First, though, I have to attempt my first ever full bust adjustment. I've looked at several tutorials on the internet, and I honestly don't see what all the fuss is about. It doesn't look to hard to me (famous last words...). Although it fits me well, I neglected to make a muslin on my first version and ended up having to fiddle with the darts quite a bit. I cut out a straight size 0 so that the shoulders would fit, when my bust measurement is actually between a 2 and a 4. The darts end about 1/2" away from each other now, which I'm sure wouldn't look very good in a solid colour. Luckily, I made this version in a very small floral print so you can't see the darts at all. Overall, I love the blouse and I'm definitely willing to give it another try.

4. Bluegingerdoll Mae blouse

I absolutely LOVE this blouse. There's actually a sew-along for it that finishes today, but I had too much going to to be able to participate. Still, this blouse is absolutely gorgeous! I think it could definitely work as a layering piece, too, because the neckline is narrow enough that it would be visible under a cardigan. I might change the sleeves a bit to make it a bit easier to get a cardigan over it, but I seriously want this pattern. 

Plus, there's free worldwide shipping, which is definitely incentive to buy it. Living in Canada (even though Vancouver is so close to the border), shipping charges are absurd. I paid almost $13 in shipping for an $18 pattern when I ordered my Ceylon dress, which kind of irritates me considering it would have been only $5 or $6 to ship to Bellingham, which is just over the border. I suppose I shouldn't complain, though, because I always get my money's worth on all my patterns. I trace all of them in case I change size, and I make them over and over. 

5. A self-covered belt

I was reading a blog post somewhere (can't remember now, oops) where a dress ended up too big at the waist, and to fix it, she made a self-covered belt instead of fixing it. I thought this was a great idea! I've always loved the look of self-covered belts, and I think one would look great with my duvet dress, which is a bit big at the waist. I just need to find a kit that would work. I'll keep an eye out on Etsy for one, and my mom and I are planning a trip to Dressew sometime soon, which might have the supplies. For all you non-Vancouverites, Dressew is this store in the *ahem* not-so-great part of Vancouver that has pretty much all the notions you could possible imagine, plus a bunch of bargain fabric. I've never been there, so I'm pretty excited to have a look.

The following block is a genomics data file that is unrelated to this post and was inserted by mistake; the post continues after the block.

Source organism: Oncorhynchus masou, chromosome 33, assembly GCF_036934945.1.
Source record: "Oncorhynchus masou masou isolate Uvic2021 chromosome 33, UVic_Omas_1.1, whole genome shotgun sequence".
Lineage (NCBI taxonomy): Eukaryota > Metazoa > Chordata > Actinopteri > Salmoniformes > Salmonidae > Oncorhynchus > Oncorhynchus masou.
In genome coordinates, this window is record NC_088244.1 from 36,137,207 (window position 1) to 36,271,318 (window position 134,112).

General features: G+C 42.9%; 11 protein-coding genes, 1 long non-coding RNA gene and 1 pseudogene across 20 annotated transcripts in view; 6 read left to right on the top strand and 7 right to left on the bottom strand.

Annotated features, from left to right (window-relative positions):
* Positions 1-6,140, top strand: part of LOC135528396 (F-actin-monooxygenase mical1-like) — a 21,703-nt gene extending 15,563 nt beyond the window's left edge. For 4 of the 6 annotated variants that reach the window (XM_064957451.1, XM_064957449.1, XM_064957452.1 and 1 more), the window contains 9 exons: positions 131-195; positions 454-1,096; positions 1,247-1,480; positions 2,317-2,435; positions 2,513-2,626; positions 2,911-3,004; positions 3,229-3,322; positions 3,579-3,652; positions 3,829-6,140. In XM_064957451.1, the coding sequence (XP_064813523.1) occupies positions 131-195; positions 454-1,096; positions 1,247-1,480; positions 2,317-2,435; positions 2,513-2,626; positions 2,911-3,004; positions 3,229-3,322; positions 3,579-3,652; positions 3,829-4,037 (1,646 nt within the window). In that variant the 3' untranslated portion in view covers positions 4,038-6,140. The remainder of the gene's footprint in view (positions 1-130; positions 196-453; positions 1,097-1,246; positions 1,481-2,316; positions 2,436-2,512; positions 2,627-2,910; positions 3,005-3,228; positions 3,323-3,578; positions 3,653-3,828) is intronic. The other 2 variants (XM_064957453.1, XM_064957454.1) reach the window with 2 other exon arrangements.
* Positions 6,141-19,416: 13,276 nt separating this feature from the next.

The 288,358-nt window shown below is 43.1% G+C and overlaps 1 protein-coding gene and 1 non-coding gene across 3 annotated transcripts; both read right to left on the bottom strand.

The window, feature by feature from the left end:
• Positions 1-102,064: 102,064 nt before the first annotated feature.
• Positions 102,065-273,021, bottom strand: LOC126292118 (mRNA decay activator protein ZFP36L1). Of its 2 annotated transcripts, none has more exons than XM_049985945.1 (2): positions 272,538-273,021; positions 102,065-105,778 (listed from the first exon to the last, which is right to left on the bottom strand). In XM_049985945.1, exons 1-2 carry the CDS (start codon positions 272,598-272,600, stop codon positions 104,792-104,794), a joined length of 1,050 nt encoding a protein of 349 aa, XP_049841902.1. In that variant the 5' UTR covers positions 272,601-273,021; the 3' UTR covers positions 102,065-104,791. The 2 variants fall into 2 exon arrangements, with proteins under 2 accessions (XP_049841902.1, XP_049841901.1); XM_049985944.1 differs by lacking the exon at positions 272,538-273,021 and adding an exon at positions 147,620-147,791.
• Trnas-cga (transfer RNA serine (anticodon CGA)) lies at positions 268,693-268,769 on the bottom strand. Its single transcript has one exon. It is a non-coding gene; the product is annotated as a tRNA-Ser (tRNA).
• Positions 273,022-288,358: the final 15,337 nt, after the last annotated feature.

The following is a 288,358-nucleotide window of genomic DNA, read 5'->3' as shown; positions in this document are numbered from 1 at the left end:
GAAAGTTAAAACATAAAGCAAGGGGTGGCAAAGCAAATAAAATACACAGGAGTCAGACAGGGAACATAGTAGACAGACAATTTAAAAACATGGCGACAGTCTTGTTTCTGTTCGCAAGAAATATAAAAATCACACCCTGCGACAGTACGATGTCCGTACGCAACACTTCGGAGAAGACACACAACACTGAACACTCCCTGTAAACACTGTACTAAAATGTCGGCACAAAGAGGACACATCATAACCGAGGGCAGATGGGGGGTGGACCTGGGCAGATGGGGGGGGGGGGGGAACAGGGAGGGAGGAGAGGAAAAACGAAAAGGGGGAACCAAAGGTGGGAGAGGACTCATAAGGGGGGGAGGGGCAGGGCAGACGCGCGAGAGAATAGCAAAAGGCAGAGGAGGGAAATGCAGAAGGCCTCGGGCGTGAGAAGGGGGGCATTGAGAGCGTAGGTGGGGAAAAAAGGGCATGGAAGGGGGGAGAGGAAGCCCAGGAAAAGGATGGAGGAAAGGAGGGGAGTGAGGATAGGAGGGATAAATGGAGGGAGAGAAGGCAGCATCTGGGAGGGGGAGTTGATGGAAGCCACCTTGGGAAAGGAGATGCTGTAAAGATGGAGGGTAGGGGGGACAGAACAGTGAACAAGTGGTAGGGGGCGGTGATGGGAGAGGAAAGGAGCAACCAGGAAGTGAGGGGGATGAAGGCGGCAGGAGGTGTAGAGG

6. Jeans?

This has a question mark because they would be a pretty big project, and I have no idea if I'll have enough time to make a pair. I've never made pants before, and I'm not looking forward to fitting them. I also haven't found a pattern that I really like. I like a straight (or a relaxed skinny) fit that sits right at the waist, with all the classic details, like five pockets and a yoke. I hate jeggings, or anything that's so tight you can barely walk in them. And I don't know why so many people insist on low-rise jeans. They're quite possibly the most unflattering and uncomfortable design possible. 

The closest I've found to a pattern I like is this one by Style Arc. They at least aren't super tight and sit at the waist, although they say they're not meant for stretch denim and i like my jeans stretchy for comfort.

My excuse for not sewing jeans used to be that I didn't think my machine could handle denim. It's a good basic machine and I've made lots with it, but I don't think it's quite tough enough to sew through multiple layers of jeans-weight denim. But... I recently acquired a machine that can handle denim (more on that later), so my excuses are running out.

Anyways, as much as I would love to sew a pair of jeans, I don't think they're exactly a realistic project for me at the moment. Maybe in the spring... but then I'll probably have another project on the go. Read on.

7. And finally... a grad dress (or, a prom dress, for all you in the US)

Okay, I'm not planning on starting this right away. I just really need to decide on a pattern and start on a muslin, at the very least. I just really don't want to leave it to the last minute so that I'm rushing to get it finished while trying to study for finals (including provincial exams) and fit in a bunch of extra rehearsals for my year-end show for dance. I really need to make myself a schedule for it, which means I should probably find out when my grad actually is. Yes, that would be a good start.